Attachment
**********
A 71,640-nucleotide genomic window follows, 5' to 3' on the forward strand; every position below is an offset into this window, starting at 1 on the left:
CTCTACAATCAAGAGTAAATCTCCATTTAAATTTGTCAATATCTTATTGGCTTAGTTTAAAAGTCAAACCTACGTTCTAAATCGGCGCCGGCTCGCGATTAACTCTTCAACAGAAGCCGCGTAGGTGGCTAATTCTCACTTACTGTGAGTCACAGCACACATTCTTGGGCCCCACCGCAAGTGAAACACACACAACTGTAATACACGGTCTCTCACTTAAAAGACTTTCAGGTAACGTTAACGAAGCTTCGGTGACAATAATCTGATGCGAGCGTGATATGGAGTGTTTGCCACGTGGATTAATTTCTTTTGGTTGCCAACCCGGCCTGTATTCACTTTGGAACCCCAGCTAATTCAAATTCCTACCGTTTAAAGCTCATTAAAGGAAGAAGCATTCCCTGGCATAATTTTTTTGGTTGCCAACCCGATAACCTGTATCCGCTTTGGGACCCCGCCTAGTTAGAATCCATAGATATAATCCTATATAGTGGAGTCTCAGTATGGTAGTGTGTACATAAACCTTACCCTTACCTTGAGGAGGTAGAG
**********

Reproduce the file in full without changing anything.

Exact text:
A 71,640-nucleotide genomic window follows, 5' to 3' on the forward strand; every position below is an offset into this window, starting at 1 on the left:
CTCTACAATCAAGAGTAAATCTCCATTTAAATTTGTCAATATCTTATTGGCTTAGTTTAAAAGTCAAACCTACGTTCTAAATCGGCGCCGGCTCGCGATTAACTCTTCAACAGAAGCCGCGTAGGTGGCTAATTCTCACTTACTGTGAGTCACAGCACACATTCTTGGGCCCCACCGCAAGTGAAACACACACAACTGTAATACACGGTCTCTCACTTAAAAGACTTTCAGGTAACGTTAACGAAGCTTCGGTGACAATAATCTGATGCGAGCGTGATATGGAGTGTTTGCCACGTGGATTAATTTCTTTTGGTTGCCAACCCGGCCTGTATTCACTTTGGAACCCCAGCTAATTCAAATTCCTACCGTTTAAAGCTCATTAAAGGAAGAAGCATTCCCTGGCATAATTTTTTTGGTTGCCAACCCGATAACCTGTATCCGCTTTGGGACCCCGCCTAGTTAGAATCCATAGATATAATCCTATATAGTGGAGTCTCAGTATGGTAGTGTGTACATAAACCTTACCCTTACCTTGAGGAGGTAGAG